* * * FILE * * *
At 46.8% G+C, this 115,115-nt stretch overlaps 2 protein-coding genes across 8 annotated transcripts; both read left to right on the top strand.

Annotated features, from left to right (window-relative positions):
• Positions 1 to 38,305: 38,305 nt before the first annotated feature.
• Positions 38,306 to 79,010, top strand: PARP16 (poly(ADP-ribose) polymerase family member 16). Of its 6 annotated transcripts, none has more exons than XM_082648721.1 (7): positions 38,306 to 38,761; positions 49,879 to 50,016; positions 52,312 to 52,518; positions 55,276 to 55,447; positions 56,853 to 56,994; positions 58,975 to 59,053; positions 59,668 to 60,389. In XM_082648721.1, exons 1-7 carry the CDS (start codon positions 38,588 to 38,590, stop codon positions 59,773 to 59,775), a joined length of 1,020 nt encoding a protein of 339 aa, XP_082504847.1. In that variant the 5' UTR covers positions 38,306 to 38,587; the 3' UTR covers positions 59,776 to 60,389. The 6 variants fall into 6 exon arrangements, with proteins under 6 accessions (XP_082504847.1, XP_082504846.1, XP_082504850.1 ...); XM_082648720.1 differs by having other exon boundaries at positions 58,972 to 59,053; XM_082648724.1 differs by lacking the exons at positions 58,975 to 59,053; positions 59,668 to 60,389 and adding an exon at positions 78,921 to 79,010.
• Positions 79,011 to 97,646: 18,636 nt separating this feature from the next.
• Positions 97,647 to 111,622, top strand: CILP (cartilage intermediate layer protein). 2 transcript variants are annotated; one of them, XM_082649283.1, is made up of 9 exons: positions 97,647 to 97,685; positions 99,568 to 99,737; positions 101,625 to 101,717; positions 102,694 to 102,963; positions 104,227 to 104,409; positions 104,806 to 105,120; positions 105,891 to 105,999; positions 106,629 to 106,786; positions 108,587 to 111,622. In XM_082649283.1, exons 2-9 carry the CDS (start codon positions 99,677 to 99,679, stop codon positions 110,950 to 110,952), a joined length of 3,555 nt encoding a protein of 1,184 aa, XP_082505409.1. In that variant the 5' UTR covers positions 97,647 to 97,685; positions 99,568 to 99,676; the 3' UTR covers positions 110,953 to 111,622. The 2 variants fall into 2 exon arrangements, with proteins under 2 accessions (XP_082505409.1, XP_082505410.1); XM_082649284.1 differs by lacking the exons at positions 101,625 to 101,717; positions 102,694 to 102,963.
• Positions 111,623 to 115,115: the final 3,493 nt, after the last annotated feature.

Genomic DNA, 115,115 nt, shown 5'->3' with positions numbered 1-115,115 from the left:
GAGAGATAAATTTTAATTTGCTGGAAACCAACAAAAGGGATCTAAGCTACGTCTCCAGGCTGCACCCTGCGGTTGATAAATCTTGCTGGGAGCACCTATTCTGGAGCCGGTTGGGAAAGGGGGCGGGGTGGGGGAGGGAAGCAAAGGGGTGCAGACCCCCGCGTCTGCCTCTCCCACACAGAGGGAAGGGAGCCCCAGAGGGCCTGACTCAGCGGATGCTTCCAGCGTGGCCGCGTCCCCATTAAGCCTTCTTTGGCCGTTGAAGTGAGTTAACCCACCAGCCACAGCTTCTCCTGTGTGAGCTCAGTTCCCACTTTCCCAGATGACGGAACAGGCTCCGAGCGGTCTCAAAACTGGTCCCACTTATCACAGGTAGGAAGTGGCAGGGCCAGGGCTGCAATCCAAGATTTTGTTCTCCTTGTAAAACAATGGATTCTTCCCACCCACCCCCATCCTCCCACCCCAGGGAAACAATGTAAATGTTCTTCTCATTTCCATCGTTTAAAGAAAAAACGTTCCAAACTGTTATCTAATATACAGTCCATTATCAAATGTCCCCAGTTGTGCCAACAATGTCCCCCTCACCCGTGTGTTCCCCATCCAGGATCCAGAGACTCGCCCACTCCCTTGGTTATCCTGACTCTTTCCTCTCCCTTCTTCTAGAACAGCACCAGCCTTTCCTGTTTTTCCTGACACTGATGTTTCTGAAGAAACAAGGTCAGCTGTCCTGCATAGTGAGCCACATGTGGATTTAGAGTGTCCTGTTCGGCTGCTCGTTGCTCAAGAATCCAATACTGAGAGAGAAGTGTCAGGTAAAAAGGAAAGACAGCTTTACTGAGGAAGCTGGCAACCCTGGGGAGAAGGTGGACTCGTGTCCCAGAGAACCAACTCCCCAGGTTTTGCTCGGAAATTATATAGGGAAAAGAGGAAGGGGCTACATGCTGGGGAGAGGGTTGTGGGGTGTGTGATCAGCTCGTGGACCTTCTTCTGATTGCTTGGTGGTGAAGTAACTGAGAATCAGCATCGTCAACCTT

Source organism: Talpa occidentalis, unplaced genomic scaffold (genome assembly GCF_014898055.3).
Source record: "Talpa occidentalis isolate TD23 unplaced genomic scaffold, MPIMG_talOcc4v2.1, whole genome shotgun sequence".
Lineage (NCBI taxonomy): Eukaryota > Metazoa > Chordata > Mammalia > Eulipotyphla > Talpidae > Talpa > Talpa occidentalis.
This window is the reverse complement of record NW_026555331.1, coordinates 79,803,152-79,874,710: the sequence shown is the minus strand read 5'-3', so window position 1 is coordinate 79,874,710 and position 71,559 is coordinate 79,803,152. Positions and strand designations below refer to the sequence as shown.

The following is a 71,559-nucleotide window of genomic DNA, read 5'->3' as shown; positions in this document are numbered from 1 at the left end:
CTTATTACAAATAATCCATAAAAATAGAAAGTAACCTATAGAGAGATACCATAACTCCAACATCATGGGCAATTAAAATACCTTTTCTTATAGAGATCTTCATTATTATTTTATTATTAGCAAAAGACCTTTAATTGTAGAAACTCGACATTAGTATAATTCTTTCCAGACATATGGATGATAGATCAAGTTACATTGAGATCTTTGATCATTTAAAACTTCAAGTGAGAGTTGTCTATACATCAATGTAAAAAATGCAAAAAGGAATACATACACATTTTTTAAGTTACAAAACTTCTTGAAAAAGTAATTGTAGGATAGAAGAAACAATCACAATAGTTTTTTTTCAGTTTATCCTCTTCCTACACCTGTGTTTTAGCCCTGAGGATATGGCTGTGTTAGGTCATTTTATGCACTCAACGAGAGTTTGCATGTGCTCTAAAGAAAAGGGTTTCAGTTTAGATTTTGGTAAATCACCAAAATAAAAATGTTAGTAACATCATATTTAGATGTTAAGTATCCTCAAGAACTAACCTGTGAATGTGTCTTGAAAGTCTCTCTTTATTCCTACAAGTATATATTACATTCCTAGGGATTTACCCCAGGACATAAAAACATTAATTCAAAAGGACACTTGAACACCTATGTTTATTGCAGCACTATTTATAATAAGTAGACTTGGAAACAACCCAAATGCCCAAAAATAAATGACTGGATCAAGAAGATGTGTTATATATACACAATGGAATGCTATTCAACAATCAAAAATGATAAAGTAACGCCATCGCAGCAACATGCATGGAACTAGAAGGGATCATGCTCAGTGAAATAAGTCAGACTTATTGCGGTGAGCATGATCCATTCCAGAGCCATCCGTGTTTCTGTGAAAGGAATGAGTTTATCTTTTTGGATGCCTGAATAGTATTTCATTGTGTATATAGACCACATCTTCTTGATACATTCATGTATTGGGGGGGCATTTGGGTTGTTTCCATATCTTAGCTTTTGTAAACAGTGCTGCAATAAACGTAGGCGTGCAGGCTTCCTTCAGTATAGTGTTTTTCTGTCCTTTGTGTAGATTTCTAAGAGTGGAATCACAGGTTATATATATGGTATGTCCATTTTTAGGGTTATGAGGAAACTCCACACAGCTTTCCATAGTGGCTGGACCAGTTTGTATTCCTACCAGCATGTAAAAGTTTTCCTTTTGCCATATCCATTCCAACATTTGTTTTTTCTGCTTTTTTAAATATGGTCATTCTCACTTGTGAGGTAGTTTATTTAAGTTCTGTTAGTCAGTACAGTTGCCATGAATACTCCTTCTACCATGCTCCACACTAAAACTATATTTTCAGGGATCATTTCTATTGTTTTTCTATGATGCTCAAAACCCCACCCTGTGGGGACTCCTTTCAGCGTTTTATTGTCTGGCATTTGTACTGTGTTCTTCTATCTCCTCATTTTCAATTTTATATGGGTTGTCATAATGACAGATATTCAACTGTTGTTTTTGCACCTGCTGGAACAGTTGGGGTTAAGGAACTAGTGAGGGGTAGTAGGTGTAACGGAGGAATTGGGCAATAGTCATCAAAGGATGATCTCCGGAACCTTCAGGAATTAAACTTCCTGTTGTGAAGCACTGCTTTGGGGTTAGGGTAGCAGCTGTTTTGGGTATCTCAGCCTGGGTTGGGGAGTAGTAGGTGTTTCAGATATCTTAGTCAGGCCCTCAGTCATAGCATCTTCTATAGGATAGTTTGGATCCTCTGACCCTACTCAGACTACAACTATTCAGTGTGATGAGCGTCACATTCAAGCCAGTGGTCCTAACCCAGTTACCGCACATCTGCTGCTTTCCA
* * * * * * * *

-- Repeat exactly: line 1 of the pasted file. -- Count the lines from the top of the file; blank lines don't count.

At 46.8% G+C, this 115,115-nt stretch overlaps 2 protein-coding genes across 8 annotated transcripts; both read left to right on the top strand.